The consequences of all this, says Greenpeace, are far-reaching, and the picture is a gloomy one. Livestock production would suffer due to a deterioration in the quality of rangeland. Yields of grains and other crops could decrease substantially across the Mediterranean region due to increased frequency of drought. Crop production would be further threatened by increases in competition for water and the prevalence of pests and diseases and land loss through desertification and sea-level rise. The combination of heat and pollution would lead to an upsurge in respiratory illness among urban populations, while extreme weather events could increase death and injury rates. Water shortages and damaged infrastructure would increase the risk of cholera and dysentery, while higher temperatures would increase the incidence of infectious diseases, such as malaria and dengue fever. Serious social disruption could occur as millions are forced from their homelands as a result of desertification, poor harvests and sea-level rise, while international disputes over shared water resources could turn into conflict.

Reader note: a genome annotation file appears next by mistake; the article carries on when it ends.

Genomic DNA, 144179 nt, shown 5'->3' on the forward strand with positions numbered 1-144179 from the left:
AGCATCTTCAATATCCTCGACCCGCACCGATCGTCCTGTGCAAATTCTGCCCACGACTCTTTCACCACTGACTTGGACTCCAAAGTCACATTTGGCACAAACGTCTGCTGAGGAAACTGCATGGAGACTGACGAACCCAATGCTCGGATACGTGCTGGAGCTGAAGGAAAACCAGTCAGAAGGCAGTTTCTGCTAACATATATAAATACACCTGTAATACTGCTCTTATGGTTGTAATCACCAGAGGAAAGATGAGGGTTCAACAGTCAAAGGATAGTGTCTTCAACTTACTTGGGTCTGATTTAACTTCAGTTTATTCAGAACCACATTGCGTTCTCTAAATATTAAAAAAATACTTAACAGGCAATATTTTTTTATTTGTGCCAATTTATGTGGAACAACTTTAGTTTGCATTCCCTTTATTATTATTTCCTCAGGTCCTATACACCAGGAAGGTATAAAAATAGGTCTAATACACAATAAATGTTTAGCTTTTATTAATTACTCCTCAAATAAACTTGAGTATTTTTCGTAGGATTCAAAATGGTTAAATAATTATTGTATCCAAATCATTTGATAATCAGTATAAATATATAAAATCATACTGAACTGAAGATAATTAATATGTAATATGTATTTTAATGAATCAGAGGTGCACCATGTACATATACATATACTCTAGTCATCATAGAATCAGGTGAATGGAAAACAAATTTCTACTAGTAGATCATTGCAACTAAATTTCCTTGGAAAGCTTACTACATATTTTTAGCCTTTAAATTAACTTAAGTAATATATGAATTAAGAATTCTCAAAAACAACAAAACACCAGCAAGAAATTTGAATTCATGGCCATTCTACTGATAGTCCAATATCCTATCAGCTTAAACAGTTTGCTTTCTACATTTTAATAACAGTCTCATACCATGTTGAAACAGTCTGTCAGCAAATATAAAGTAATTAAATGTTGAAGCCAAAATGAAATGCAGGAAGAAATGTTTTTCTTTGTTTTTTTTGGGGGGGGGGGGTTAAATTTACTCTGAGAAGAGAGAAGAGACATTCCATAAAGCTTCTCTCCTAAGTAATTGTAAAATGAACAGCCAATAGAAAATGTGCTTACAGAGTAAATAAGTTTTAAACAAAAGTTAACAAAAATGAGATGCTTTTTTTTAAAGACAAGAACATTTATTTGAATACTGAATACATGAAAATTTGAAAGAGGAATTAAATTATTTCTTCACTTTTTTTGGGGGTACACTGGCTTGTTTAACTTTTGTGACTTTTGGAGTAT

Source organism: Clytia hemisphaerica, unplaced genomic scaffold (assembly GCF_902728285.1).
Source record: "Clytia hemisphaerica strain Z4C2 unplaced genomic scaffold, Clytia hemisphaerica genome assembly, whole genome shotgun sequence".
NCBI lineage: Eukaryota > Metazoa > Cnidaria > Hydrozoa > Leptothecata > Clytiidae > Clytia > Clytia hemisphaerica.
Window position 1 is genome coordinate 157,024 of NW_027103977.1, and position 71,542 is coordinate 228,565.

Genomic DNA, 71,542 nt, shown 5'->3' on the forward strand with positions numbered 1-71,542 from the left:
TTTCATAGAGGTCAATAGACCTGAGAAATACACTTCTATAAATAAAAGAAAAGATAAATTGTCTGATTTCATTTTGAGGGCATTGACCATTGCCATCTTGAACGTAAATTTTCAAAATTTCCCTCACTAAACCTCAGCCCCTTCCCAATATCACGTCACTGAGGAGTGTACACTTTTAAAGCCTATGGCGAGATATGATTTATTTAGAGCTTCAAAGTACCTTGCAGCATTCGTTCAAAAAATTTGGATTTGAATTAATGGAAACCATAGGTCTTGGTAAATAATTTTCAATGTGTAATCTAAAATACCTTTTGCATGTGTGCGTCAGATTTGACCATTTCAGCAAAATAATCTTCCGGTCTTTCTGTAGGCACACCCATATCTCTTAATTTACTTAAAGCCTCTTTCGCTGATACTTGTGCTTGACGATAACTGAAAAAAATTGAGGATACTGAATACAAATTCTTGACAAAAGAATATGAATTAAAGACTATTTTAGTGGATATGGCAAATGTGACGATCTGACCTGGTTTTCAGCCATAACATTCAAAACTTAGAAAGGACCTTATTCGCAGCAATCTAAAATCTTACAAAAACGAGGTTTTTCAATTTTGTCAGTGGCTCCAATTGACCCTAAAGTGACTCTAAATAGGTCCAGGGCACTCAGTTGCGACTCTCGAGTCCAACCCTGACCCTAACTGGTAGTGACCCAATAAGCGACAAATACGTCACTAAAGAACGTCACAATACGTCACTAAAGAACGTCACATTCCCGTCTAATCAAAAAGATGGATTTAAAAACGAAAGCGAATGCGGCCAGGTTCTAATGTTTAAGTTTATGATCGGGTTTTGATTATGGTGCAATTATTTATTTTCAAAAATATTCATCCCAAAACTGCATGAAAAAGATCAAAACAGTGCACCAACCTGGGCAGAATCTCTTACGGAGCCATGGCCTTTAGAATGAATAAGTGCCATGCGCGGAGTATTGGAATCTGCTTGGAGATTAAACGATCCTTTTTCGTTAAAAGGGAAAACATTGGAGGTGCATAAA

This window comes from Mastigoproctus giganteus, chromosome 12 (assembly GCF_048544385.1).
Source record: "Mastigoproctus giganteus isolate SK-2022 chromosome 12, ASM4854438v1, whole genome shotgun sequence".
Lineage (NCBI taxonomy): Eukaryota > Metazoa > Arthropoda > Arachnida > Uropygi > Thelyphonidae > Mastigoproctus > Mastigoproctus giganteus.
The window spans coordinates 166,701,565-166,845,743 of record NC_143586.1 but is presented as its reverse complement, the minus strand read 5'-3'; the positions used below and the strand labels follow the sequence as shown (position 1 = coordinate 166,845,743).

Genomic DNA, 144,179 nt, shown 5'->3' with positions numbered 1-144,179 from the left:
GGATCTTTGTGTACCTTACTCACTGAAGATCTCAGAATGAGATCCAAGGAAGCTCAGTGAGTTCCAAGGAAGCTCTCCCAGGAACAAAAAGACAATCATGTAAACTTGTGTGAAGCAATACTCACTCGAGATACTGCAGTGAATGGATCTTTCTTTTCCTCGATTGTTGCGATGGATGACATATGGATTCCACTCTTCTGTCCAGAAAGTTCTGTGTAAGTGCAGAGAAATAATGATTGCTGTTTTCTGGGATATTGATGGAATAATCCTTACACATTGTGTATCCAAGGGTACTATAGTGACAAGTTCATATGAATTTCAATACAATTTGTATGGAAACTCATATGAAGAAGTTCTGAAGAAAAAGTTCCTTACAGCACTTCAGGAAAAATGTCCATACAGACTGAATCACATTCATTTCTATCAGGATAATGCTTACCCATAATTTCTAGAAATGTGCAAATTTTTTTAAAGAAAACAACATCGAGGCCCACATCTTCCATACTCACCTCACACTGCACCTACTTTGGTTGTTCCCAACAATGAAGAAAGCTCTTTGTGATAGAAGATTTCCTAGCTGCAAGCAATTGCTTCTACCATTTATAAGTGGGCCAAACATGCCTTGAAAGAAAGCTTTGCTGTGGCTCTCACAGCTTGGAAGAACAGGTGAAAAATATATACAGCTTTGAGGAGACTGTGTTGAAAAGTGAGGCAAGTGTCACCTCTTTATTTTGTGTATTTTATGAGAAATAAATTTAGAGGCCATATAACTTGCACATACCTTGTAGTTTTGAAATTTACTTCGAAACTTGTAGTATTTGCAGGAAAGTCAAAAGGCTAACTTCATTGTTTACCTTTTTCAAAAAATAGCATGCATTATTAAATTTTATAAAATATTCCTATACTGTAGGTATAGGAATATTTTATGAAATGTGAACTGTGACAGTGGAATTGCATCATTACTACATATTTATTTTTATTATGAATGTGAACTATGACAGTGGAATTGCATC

Future climate change could critically undermine efforts for sustainable development in the Mediterranean region through its impacts on the environment and social and economic well-being. While in many respects climate change exacerbates existing problems instead of creating new ones, the sheer magnitude of the potential problem means it cannot be ignored. There is some scope for adaptation, but the fact that many measures would be beneficial irrespective of climate change suggests that radical changes in our policies and practices will be needed. It is also vital that developed countries meet their obligations to assist adaptation in developing countries through access to know-how and financial assistance. Ultimately, however, the long-term sustainability of the Mediterranean region requires keeping climate change within tolerable bounds. Current understanding of safe limits points to the need for prompt international agreement - and action - to make the drastic cuts in emissions of greenhouse gases required to stabilise atmospheric concentrations of these gases.